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How can you tell if a socket is closed?

 
 
Dave Rathnow
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      06-02-2004
Normally I would hang a thread on socket.getInputStream().read()
and wait for a -1 to come back but I've had to use a different
approach. My thread can't block so it is calling
socket.getInputStream().available() to see if anything is waiting and
only then will it read.

while (true) {
if (socket.getInputStream().avilable() > 0)
...read some chars...
}

My problem is I can't tell when the socket is closed by the remote
end. Socket.isClose() always returns false so it's no help. Same with
isConnected(). available() always return 0.

Can anyone tell me the trick?

Thanks,
Dave.


 
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Gordon Beaton
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      06-02-2004
On Wed, 02 Jun 2004 04:10:03 GMT, Dave Rathnow wrote:
> My thread can't block so it is calling
> socket.getInputStream().available() to see if anything is waiting
> and only then will it read.
>
> while (true) {
> if (socket.getInputStream().avilable() > 0)
> ...read some chars...
> }
>
> My problem is I can't tell when the socket is closed by the remote
> end. Socket.isClose() always returns false so it's no help. Same
> with isConnected(). available() always return 0.


Unfortunately isClosed() and isConnected() don't tell you the status
of the underlying connection, they tell you the status of the Socket
object itself. As such they really only tell you whether close() or
connect() has been invoked.

The only way to tell is to (attempt to) read or write something. That
is the nature of the underlying TCP stream.

If that's a problem, why can't your thread block, or why can't you
start an additional thread that *can* block? It could also be argued
that whether the socket is closed or not is (usually) uninteresting
until you actually need to read or write.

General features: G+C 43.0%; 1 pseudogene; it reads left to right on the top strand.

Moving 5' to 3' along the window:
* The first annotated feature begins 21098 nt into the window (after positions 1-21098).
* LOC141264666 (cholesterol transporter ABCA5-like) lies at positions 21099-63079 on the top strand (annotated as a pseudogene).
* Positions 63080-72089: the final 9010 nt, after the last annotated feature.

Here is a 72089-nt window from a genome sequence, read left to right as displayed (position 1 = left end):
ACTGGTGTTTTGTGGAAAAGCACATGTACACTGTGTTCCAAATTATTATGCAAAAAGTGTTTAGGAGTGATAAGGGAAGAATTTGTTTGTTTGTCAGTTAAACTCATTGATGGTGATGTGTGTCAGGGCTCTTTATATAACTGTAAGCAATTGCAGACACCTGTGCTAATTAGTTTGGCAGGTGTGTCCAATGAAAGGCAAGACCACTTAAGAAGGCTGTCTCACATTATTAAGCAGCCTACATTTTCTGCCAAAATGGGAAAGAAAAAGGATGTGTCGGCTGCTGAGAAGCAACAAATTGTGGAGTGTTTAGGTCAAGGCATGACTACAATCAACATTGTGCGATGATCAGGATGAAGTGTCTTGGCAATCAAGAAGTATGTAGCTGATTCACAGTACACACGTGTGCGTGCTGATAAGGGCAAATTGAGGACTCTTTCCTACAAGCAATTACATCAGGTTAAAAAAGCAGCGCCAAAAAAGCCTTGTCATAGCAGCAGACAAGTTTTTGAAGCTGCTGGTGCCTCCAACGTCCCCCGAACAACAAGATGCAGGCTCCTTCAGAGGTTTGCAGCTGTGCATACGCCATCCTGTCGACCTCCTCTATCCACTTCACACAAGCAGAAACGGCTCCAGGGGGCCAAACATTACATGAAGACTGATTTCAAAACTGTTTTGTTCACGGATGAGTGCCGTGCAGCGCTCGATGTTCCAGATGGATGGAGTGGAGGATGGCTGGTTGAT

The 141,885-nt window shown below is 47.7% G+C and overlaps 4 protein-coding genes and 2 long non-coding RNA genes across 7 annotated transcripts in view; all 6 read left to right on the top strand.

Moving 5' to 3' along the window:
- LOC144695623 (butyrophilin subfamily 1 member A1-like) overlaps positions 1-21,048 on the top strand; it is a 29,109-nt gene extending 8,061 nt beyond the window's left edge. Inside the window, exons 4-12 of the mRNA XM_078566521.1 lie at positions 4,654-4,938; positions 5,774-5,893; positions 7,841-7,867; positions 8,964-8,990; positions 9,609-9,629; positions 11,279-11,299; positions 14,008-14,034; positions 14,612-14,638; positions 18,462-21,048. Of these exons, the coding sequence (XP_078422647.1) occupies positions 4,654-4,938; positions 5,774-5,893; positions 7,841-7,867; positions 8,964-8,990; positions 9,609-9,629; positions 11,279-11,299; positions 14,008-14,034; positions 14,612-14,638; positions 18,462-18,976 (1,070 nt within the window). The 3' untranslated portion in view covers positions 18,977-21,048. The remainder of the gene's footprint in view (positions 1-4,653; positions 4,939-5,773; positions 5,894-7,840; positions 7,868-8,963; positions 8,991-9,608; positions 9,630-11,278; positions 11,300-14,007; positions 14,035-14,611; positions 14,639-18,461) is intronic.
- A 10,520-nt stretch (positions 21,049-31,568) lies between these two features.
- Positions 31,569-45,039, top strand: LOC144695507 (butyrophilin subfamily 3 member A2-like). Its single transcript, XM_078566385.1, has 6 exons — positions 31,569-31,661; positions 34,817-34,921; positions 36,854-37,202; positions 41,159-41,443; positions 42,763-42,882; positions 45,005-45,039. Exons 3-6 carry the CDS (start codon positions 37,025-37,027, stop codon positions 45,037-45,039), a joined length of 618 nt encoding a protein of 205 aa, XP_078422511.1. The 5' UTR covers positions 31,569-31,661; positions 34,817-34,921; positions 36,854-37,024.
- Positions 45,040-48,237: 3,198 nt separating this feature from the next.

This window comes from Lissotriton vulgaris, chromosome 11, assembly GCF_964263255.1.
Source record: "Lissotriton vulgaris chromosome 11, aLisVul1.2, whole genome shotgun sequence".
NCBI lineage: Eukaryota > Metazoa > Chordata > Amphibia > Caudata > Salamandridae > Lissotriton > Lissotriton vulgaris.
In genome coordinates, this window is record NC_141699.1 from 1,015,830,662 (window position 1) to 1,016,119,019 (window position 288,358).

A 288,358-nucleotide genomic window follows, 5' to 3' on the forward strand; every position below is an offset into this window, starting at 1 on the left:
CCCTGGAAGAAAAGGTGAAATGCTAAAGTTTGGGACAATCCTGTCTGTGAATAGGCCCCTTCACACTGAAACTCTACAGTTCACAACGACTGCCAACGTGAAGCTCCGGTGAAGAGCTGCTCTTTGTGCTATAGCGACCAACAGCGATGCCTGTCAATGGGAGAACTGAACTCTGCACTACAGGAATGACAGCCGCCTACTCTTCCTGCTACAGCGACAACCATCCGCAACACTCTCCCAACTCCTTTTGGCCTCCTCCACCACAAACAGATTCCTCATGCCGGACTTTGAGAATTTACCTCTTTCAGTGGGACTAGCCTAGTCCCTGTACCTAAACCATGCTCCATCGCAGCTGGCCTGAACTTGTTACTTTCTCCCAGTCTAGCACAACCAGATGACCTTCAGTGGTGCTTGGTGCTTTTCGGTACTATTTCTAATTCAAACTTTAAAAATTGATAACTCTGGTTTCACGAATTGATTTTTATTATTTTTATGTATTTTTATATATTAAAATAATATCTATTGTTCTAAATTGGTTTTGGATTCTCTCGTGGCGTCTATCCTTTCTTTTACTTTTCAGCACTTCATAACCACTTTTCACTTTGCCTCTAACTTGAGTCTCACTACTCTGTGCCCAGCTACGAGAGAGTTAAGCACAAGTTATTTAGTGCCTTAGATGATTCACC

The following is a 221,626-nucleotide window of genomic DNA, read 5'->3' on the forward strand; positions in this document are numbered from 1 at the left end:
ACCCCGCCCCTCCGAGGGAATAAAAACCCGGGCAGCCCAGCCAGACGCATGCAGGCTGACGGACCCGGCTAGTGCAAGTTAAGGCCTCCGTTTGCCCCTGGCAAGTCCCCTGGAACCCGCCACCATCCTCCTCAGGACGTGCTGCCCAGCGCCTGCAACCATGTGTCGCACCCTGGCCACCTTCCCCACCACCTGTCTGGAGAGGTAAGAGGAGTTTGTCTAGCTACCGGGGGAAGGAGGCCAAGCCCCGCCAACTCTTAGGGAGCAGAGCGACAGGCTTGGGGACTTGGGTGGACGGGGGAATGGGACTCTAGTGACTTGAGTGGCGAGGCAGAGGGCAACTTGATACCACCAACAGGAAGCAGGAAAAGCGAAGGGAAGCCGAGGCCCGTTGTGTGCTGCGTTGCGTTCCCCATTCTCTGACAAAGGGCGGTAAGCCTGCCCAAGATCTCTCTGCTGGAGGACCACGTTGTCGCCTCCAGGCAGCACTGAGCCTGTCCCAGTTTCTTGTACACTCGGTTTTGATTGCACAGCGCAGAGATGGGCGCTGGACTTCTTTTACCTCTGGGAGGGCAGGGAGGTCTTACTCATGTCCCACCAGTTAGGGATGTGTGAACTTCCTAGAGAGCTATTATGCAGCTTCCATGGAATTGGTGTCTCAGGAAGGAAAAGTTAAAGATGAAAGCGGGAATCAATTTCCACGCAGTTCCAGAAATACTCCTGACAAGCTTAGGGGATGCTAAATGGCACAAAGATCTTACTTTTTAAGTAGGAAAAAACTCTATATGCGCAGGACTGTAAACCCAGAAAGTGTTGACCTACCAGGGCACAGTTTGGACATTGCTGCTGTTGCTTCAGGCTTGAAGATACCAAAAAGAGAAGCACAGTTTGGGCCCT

Realize too that relying on available() wastes most of your CPU while
you spin. Additionally it prevents you from detecting EOF since
available() will return 0 then and you won't read.

A better solution is Selector.select() in java.nio, which is quite
similar to using select() in the standard socket API and lets you
handle IO from several sources in the same thread. The variants
select(timeout) and selectNow() let you do so without blocking.

/gordon

--
[ do not email me copies of your followups ]
g o r d o n + n e w s @ b a l d e r 1 3 . s e
 
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Leon Lambert
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      06-02-2004
I have resorted to a dummy read so that an exception is thrown when the
connection is broken.

// dummy read on raw input to force error if connection broke
// this doesn't actually ready anything but does throw connection broken
exception
socket.getInputStream().read(tempBuffer,0,0);
for (;socket.available() >= bytesToRead{
}

Hope this helps
Leon Lambert

Dave Rathnow wrote:
> Normally I would hang a thread on socket.getInputStream().read()
> and wait for a -1 to come back but I've had to use a different
> approach. My thread can't block so it is calling
> socket.getInputStream().available() to see if anything is waiting and
> only then will it read.
>
> while (true) {
> if (socket.getInputStream().avilable() > 0)
> ...read some chars...
> }
>
> My problem is I can't tell when the socket is closed by the remote
> end. Socket.isClose() always returns false so it's no help. Same with
> isConnected(). available() always return 0.
>
> Can anyone tell me the trick?
>
> Thanks,
> Dave.
>
>

 
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Roedy Green
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      06-02-2004
On Wed, 02 Jun 2004 04:10:03 GMT, "Dave Rathnow" <(E-Mail Removed)>
wrote or quoted :

>Normally I would hang a thread on socket.getInputStream().read()
>and wait for a -1 to come back but I've had to use a different
>approach. My thread can't block so it is calling
>socket.getInputStream().available() to see if anything is waiting and
>only then will it read.


What I have done in two of my big traffic apps is send a dummy
heartbeat packet every N seconds in both directions if there has been
no other traffic. This keeps the channel open and avoids reads timing
out. You find out within N seconds if something has gone awry and
attempt to open a new socket.

There may be some lower level way of accomplishing the same thing with
a dummy heartbeat TCP/IP probe of 0 bytes. In any case, this
application level packet is something very explicit to deal with and I
can easily tell if it is working.

--
Canadian Mind Products, Roedy Green.
Coaching, problem solving, economical contract programming.
See http://mindprod.com/jgloss/jgloss.html for The Java Glossary.
 
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